Synagogue project a sign of times: Northward migration of Jews brings temple to county

July 16, 2007

Some folks consider Congregation Shaarey Tefilla's move to Carmel historic. After all, its new synagogue at 116th Street and Towne Road will be Hamilton County's first. To others, it's simply the latest development in the local Jewish community's century of northward migration.

For Rabbi Arnold Bienstock and his members, it's a homecoming.

"There's a lot of support here," he said. "People need that if they've just moved to an area."

Carmel welcomed Bienstock with open arms 15 years ago, when he moved to central Indiana. Having served under elder rabbis in Portsmouth, N.H., and Toledo, Ohio, Bienstock was eager to establish his own conservative congregation. He quickly found 40 Jewish families in Hamilton County, but couldn't afford to build there. So, instead, he shared an Indianapolis synagogue at 5879 Central Ave. with a trio of older congregations.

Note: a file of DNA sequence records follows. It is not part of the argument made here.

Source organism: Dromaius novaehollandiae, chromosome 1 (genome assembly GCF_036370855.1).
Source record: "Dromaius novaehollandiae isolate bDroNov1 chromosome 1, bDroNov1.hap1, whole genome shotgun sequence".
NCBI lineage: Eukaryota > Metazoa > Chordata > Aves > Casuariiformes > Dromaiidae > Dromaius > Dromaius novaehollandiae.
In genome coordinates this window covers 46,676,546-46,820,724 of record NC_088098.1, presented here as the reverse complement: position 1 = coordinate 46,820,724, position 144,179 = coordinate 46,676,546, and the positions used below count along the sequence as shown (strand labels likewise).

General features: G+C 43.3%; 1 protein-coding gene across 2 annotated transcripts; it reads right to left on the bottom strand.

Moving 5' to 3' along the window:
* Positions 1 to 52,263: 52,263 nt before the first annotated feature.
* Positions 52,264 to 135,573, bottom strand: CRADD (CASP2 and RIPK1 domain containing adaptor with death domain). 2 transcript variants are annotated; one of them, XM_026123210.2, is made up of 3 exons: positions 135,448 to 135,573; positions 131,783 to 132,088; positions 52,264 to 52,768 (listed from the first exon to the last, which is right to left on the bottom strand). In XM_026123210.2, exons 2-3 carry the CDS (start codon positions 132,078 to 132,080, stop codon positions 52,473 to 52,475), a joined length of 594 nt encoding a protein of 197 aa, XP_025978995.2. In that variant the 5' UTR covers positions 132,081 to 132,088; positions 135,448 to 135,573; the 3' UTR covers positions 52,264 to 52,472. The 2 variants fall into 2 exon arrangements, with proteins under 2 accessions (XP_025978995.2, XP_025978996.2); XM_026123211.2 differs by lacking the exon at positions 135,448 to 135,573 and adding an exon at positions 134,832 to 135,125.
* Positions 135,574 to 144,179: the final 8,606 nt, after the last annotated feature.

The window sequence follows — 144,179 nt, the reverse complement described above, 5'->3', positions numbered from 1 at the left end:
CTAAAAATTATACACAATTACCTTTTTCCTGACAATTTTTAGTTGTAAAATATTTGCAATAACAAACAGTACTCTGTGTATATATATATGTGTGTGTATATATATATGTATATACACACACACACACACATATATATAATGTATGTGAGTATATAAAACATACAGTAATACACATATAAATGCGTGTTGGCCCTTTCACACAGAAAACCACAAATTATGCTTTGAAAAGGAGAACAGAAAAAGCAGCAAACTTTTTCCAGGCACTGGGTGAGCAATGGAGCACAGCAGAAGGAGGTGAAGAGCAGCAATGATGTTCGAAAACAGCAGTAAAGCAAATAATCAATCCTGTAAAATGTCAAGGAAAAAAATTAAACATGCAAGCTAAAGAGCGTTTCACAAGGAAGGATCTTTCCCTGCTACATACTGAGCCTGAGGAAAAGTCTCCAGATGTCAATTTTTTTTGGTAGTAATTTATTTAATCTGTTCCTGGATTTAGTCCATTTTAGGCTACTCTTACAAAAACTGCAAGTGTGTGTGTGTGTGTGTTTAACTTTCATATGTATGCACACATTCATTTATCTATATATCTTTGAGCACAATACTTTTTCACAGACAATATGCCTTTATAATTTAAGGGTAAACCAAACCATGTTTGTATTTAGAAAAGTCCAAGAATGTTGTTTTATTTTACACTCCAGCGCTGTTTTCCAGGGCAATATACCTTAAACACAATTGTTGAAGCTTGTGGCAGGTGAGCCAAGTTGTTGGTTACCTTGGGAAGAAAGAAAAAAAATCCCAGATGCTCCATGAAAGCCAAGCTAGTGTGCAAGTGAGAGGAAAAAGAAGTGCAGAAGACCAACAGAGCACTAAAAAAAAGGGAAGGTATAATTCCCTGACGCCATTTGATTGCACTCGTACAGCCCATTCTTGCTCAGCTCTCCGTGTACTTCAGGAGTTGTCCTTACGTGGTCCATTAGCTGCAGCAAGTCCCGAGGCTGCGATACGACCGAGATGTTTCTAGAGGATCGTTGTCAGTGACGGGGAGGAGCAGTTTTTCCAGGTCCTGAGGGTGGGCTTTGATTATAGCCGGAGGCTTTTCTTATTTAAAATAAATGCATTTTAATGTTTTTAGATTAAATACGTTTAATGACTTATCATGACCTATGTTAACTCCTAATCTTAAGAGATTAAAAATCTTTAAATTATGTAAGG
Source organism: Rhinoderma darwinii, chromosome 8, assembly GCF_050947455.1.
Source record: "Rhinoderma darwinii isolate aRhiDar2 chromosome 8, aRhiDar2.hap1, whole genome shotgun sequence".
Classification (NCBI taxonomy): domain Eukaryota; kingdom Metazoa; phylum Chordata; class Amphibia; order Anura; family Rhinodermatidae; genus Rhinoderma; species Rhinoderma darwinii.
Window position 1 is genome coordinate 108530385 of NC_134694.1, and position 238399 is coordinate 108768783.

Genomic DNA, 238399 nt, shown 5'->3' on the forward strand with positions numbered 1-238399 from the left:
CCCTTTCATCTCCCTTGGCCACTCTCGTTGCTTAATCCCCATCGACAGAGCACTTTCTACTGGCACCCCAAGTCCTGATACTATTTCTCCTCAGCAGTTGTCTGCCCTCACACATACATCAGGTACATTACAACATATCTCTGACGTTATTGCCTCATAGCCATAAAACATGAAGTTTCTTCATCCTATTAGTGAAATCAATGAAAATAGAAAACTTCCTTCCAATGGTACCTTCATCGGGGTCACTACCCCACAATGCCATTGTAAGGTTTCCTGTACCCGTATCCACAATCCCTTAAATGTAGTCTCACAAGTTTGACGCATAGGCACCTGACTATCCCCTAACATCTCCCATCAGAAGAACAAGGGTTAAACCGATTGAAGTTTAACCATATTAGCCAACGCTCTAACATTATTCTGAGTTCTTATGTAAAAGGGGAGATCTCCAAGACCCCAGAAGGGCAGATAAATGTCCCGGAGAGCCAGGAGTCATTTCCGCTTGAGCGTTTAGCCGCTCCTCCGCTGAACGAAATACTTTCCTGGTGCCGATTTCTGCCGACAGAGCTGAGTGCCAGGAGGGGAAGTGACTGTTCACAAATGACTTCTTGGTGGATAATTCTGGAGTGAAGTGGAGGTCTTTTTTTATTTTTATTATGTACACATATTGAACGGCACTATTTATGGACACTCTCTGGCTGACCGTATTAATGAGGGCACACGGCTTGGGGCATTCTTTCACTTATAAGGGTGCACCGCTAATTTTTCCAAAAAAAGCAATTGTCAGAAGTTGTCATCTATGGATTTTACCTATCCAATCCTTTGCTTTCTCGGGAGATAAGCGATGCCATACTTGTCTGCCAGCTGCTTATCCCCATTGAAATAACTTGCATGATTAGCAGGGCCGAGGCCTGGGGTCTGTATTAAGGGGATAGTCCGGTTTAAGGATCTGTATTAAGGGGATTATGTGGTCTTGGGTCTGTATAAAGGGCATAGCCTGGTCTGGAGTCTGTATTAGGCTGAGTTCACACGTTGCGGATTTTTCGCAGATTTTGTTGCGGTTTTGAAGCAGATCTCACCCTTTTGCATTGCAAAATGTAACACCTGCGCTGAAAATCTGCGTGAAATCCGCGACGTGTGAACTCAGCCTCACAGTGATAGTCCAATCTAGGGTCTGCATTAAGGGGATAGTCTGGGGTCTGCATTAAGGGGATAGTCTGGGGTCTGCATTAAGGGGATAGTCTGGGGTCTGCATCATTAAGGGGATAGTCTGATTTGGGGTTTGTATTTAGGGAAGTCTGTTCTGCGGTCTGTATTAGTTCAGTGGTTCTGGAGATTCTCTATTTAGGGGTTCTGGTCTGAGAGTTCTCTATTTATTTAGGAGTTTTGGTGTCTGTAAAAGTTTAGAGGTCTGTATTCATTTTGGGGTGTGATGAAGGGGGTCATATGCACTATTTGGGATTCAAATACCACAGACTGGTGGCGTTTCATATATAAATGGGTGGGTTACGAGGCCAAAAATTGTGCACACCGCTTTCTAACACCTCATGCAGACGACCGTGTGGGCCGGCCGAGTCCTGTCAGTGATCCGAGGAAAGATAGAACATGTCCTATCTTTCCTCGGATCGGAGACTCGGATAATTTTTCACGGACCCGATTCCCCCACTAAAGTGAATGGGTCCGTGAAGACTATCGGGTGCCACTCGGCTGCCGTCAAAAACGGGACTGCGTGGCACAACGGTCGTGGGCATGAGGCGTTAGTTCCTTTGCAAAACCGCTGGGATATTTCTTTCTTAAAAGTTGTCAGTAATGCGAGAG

Today, Shaarey Tefilla has 160 member families. Most hail from Hamilton County. The majority are Jews who, like Bienstock, moved to Carmel's fast-growing suburbs from other states. Without extended families nearby, they rely on Shaarey Tefilla to supply friendship and Jewish tradition.

But they've never relished the commute. What's more, the current location-built in 1965 with just 12,000 square feet-now is far too small for the congregation. A copying machine fills most of one office. There are no classrooms. And it's difficult to prepare kosher meals for large groups in the outdated kitchen.

"If you have to drive 20 minutes to get to the synagogue, it's just not ideal," said congregation President Kathie-Jo Arnoff. "That building really never was configured for a younger congregation. We really needed classrooms for a religious school. We investigated a number of years ago trying to reconfigure that building, and it just wasn't feasible."